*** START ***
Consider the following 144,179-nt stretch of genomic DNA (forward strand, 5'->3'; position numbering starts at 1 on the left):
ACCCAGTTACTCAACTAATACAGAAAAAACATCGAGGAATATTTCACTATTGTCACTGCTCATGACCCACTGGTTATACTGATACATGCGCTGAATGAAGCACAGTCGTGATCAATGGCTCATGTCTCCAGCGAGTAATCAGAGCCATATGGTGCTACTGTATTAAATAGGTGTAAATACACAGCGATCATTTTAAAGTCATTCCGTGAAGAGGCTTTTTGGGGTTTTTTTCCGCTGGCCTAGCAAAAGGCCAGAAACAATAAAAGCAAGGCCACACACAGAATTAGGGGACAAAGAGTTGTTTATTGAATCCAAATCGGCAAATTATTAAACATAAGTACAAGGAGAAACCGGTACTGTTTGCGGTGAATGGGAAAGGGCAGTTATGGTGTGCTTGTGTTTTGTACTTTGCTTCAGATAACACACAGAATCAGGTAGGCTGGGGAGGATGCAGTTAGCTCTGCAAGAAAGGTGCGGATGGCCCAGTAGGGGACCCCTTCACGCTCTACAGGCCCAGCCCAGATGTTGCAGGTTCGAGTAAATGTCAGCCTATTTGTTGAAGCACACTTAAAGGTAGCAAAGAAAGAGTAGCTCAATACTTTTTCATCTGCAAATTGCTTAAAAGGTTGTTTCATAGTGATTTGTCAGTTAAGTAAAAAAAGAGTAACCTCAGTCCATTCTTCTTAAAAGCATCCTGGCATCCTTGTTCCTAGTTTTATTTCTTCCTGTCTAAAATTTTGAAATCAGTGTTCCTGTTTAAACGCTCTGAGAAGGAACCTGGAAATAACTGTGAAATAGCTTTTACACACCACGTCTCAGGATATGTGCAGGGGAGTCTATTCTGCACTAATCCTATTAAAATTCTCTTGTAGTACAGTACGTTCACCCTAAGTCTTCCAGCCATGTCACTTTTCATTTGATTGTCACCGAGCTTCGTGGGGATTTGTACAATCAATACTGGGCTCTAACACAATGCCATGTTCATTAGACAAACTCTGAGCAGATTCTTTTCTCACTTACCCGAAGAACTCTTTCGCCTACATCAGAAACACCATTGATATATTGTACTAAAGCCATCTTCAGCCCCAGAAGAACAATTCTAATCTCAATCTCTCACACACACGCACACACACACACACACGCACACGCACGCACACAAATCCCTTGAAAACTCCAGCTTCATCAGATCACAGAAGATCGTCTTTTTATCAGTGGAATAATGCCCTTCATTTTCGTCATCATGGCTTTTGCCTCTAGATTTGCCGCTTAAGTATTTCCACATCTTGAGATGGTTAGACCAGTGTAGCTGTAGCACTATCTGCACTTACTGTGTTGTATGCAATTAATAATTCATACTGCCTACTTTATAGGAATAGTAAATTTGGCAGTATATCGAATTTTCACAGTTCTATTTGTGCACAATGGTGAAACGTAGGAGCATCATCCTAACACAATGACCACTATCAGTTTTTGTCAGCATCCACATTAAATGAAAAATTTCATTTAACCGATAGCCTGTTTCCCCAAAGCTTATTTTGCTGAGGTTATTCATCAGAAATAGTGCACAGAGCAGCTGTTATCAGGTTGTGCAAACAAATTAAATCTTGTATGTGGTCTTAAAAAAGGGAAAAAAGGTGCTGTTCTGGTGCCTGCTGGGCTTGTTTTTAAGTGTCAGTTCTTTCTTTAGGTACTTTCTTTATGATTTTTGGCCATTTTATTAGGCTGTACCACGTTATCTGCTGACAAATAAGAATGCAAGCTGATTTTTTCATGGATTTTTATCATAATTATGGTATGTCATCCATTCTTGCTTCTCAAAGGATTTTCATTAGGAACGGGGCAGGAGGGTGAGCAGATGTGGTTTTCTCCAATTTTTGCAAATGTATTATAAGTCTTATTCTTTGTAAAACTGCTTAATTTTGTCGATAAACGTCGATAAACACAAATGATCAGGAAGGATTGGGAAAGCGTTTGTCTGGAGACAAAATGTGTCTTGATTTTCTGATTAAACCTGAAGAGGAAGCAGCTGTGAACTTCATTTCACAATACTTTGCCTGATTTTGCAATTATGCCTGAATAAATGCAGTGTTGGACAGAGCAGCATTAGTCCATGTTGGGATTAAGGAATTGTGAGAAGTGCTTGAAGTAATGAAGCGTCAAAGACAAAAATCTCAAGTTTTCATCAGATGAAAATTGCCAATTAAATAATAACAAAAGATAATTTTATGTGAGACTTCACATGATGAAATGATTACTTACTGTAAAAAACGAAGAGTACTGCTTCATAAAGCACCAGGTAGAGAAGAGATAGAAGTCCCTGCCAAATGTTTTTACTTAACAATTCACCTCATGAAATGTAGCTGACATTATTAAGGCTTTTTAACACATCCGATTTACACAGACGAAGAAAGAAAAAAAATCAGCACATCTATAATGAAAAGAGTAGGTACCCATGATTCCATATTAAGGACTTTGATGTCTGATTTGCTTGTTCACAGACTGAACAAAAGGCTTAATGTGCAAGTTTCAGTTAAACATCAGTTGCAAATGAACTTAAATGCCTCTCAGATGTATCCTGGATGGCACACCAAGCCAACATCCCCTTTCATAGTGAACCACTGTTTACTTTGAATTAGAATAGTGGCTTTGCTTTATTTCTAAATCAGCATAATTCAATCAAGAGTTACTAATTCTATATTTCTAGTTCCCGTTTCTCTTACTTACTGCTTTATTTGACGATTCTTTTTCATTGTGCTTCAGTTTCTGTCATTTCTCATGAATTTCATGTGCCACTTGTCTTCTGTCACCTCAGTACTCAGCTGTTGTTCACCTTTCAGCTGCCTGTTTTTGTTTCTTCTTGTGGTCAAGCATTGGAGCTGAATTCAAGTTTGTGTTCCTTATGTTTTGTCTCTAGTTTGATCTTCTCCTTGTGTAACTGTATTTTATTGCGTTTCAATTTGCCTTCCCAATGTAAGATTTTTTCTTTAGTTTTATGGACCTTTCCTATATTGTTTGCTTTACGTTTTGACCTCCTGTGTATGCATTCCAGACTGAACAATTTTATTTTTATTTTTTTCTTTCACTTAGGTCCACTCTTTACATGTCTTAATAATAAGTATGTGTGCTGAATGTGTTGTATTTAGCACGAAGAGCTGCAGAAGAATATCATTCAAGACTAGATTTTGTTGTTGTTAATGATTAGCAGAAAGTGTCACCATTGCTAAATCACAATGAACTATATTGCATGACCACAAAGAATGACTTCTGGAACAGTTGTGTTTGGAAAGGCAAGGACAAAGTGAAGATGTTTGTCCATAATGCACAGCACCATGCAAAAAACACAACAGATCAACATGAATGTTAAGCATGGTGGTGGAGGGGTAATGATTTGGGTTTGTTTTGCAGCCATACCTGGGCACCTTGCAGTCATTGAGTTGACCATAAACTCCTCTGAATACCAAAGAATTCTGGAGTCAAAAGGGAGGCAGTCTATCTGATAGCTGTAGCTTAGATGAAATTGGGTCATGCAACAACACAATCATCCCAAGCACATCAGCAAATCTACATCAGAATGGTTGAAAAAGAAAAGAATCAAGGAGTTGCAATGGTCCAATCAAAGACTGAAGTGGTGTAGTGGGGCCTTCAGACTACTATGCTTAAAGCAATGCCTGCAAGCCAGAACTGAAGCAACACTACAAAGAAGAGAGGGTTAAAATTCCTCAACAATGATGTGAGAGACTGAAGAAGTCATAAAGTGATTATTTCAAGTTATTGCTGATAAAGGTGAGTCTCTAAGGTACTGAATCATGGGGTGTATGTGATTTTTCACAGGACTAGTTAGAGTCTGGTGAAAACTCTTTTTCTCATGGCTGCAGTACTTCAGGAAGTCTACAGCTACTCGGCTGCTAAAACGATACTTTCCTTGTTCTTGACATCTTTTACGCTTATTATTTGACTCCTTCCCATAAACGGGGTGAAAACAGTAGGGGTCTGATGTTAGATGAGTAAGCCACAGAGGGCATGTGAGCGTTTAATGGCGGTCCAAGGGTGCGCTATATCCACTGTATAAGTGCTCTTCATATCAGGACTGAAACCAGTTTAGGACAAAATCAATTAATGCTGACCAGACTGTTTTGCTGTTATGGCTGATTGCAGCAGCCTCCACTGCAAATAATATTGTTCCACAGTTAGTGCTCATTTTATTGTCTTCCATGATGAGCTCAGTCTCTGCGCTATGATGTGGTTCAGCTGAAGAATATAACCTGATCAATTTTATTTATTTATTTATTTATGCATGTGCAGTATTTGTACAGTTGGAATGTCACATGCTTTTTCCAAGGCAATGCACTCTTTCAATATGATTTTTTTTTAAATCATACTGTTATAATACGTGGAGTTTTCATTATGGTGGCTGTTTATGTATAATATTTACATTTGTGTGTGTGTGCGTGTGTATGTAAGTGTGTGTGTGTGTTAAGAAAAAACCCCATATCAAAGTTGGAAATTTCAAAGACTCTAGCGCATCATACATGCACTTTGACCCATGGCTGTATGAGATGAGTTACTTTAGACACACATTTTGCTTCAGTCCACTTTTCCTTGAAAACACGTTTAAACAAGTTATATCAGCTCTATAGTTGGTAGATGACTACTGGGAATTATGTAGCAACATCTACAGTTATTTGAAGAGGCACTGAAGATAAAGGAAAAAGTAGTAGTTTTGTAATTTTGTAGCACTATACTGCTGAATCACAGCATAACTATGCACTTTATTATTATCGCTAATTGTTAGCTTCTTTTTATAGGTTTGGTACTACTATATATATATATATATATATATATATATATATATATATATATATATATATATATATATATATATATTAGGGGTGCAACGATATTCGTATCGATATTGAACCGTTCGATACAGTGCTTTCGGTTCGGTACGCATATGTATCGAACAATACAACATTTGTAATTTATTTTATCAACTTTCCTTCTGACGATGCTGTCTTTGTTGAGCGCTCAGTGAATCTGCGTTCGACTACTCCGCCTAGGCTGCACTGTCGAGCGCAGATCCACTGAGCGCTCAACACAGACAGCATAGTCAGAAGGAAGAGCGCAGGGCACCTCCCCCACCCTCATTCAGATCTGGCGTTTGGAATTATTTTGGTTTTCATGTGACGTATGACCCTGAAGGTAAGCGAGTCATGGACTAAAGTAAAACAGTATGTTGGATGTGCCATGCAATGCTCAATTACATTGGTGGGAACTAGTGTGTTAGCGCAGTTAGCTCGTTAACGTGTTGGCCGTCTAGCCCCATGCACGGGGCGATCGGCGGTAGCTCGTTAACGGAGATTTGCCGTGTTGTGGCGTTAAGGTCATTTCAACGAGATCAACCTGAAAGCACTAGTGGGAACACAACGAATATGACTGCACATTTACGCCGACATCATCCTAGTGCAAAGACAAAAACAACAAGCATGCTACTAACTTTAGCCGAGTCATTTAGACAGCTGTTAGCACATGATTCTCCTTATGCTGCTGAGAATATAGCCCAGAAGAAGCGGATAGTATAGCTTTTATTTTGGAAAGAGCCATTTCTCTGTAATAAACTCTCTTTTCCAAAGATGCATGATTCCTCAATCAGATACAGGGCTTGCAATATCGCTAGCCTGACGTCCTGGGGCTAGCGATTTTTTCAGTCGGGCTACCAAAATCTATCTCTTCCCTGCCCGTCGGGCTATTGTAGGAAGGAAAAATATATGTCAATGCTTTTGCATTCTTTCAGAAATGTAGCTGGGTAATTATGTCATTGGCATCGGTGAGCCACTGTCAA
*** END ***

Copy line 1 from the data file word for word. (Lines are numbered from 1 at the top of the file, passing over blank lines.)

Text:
Consider the following 144,179-nt stretch of genomic DNA (forward strand, 5'->3'; position numbering starts at 1 on the left):